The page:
Director – Oliver Blackburn
Cast – Haley Bennett, Ashley Greene, Lucas Till, Chris Coy, Mike Seal, Lucius Falick, Erica Ash, James Ransone, Matthew St. Patrick
Release Year – 2014
Reviewed by John of the Dead
I remember being so stoked to watch this flick after watching its initial trailer last year. From Donkey Punch director Oliver Blackburn, he steps up his game with this cliché but enjoyable slasher film. I have long said that with the slasher sub-genre you can give us the same old format we’ve seen a hundred times, and as long as the execution is good it’ll still grasp the viewer. That is the case with Kristy.
When Justine stays behind on campus to work on her studies during Thanksgiving break, her much-needed solitary focus is interrupted by a murderous cult intent on making her their next victim.
Kristy comes with a storyline scenario that never fails at grasping my attention: having nowhere to run. Because Justine chooses to stay behind on campus, she is literally the only person on campus aside from a few security guards, and it’s a large campus where help is more far away than it is close. The story is as simple as it gets, with the four killers hunting down Justine and killing everyone who gets in their way. The empty campus leaves all of their victims unsuspecting of the danger around them, and the electrical issues causing light fixture outages aren’t helping either. Blackburn’s story hints at an underground social network regarding snuff killings, but it isn’t pushed despite the film’s intro and outro hinting at an emphasis on it. You may be wondering why the film, following Justine, is titled Kristy. Watch the movie.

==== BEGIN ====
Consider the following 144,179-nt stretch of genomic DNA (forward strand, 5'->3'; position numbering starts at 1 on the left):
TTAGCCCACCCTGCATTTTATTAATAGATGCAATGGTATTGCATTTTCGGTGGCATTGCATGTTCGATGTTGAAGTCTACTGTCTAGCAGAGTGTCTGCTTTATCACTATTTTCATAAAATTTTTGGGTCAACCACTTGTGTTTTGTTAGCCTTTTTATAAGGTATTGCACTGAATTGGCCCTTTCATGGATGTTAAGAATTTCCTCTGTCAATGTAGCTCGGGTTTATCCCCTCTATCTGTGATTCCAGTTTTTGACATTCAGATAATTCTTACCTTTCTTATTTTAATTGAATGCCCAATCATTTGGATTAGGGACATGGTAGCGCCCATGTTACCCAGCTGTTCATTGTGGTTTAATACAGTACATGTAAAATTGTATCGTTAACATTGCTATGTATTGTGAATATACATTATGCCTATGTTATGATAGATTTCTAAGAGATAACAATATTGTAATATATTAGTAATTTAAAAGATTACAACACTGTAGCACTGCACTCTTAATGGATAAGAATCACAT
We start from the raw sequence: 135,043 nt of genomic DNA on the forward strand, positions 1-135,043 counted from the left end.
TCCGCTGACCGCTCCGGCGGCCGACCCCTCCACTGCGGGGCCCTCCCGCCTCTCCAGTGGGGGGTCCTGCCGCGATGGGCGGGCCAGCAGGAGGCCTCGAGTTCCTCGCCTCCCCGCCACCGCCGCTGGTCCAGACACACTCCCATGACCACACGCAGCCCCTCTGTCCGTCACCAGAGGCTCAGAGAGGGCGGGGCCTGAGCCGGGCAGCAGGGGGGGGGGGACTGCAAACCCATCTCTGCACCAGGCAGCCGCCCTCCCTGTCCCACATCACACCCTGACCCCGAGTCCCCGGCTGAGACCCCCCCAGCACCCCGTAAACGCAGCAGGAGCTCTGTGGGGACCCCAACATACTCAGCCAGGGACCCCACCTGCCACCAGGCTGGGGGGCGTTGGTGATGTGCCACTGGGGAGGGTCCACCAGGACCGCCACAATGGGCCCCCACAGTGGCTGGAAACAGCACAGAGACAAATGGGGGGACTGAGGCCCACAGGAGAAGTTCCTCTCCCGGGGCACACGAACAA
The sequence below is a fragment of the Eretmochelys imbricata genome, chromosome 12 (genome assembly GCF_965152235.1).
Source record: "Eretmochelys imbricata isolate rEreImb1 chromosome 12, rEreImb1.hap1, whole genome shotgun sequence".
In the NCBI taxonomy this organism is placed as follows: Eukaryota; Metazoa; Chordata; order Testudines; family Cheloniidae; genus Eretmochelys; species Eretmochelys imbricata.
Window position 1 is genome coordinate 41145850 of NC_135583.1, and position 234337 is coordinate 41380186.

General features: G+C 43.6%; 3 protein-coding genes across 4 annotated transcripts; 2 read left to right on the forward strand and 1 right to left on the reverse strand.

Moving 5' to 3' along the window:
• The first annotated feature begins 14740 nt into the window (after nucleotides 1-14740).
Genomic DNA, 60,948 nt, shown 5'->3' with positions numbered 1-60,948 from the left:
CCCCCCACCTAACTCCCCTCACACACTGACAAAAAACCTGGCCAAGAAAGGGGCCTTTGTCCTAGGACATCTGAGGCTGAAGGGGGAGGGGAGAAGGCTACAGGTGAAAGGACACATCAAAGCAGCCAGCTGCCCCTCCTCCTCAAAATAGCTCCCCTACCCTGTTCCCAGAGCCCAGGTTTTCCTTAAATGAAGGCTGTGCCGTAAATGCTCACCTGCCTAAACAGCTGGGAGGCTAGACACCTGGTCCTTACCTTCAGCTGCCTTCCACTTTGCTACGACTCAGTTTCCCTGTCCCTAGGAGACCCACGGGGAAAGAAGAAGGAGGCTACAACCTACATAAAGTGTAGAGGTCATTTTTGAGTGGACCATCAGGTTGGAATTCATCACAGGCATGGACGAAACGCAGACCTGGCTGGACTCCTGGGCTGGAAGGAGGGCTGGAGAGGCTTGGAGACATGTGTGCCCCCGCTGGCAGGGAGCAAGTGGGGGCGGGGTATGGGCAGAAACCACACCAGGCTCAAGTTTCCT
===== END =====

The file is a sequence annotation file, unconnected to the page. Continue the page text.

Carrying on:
So how is the horror? I dug it. The four killers aren’t anything special, with the lead antagonist Violet serving as the most cliché of them all. Their attire is simple, hoodies and masks, but despite these obvious clichés Blackburn does a good job at delivering tension. Ultimately, the tension is what made this an enjoyable film to me and it aided in overlooking some of the film’s negative qualities. As far as the kills go they are pretty tame. There is little gore and most of the kill scenes have the carnage occurring off-screen, only showing us the shocking aftermath. This tension was complimented with awesome atmosphere. Due to the constant blackouts on campus there are plenty of dark corners and shadowy areas for our killers to emerge from. The musical score is also an engaging one, providing an eerily electronic anthemic sound that also mimicked the online sub-plot that is never explored.
Overall, Kristy is a flick I enjoyed thanks to its execution of the most important elements: tension and atmosphere. The kills could have been more appealing, and the same goes for the antagonists, but in the end this is a positive slasher experience that excels at the essentials.